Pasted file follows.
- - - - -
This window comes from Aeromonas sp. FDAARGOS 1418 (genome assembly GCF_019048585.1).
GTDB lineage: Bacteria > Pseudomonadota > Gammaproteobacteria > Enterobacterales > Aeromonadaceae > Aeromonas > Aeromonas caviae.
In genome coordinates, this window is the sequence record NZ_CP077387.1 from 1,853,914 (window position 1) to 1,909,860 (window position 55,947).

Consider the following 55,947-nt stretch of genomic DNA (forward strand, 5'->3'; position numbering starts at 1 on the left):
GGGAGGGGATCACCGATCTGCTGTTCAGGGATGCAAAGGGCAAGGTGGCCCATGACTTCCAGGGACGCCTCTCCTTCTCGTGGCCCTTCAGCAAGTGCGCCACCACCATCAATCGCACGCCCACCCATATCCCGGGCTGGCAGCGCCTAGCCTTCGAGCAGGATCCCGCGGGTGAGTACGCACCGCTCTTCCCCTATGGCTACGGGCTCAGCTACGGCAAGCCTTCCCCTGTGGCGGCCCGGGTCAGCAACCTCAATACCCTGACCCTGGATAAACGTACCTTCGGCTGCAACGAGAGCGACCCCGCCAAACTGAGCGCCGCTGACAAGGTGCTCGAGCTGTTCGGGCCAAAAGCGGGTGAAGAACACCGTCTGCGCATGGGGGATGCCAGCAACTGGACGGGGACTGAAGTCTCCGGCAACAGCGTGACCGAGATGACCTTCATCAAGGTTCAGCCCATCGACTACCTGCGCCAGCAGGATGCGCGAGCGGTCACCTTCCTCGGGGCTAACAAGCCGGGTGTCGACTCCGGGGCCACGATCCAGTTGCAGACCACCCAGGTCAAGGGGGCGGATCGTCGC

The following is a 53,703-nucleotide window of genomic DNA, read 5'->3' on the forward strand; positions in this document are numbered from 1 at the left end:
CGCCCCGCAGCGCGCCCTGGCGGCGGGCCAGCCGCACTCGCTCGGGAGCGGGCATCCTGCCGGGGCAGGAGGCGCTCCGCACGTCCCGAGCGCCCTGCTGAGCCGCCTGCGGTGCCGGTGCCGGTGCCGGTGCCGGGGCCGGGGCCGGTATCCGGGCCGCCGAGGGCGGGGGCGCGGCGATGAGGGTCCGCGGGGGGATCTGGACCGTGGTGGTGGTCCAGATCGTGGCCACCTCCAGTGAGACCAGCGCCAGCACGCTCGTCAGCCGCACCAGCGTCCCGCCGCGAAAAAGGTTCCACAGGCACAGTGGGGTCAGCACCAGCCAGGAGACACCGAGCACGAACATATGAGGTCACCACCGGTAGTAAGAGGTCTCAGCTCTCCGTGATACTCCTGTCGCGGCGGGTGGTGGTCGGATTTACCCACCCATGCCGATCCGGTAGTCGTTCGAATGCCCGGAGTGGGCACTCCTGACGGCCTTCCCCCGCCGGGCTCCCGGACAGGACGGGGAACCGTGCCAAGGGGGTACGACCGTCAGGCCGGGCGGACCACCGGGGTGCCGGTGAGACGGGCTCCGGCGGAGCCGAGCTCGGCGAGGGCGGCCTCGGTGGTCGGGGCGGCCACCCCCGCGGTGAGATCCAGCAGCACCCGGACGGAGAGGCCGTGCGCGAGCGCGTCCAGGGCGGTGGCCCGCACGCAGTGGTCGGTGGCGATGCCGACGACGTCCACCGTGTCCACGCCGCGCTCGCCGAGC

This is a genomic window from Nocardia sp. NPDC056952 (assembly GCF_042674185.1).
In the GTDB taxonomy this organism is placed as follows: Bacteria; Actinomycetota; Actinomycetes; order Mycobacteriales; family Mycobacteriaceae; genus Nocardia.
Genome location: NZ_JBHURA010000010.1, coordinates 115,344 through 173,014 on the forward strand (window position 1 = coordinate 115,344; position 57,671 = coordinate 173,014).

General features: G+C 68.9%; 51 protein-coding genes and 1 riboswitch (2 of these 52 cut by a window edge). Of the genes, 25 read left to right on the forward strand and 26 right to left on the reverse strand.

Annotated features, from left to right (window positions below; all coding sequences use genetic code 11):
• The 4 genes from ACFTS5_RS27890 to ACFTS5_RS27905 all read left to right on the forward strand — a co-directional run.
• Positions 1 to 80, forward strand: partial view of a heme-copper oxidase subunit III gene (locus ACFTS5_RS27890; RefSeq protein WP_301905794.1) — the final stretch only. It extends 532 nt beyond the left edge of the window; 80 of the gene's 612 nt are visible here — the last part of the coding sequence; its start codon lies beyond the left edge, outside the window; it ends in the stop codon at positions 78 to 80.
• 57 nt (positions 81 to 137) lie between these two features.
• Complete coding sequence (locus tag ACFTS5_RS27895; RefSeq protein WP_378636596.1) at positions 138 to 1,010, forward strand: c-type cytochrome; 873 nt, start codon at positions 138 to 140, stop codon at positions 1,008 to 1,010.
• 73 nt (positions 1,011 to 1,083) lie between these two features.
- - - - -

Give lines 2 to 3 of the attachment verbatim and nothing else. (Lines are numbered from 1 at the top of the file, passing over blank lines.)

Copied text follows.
GTDB lineage: Bacteria > Pseudomonadota > Gammaproteobacteria > Enterobacterales > Aeromonadaceae > Aeromonas > Aeromonas caviae.
In genome coordinates, this window is the sequence record NZ_CP077387.1 from 1,853,914 (window position 1) to 1,909,860 (window position 55,947).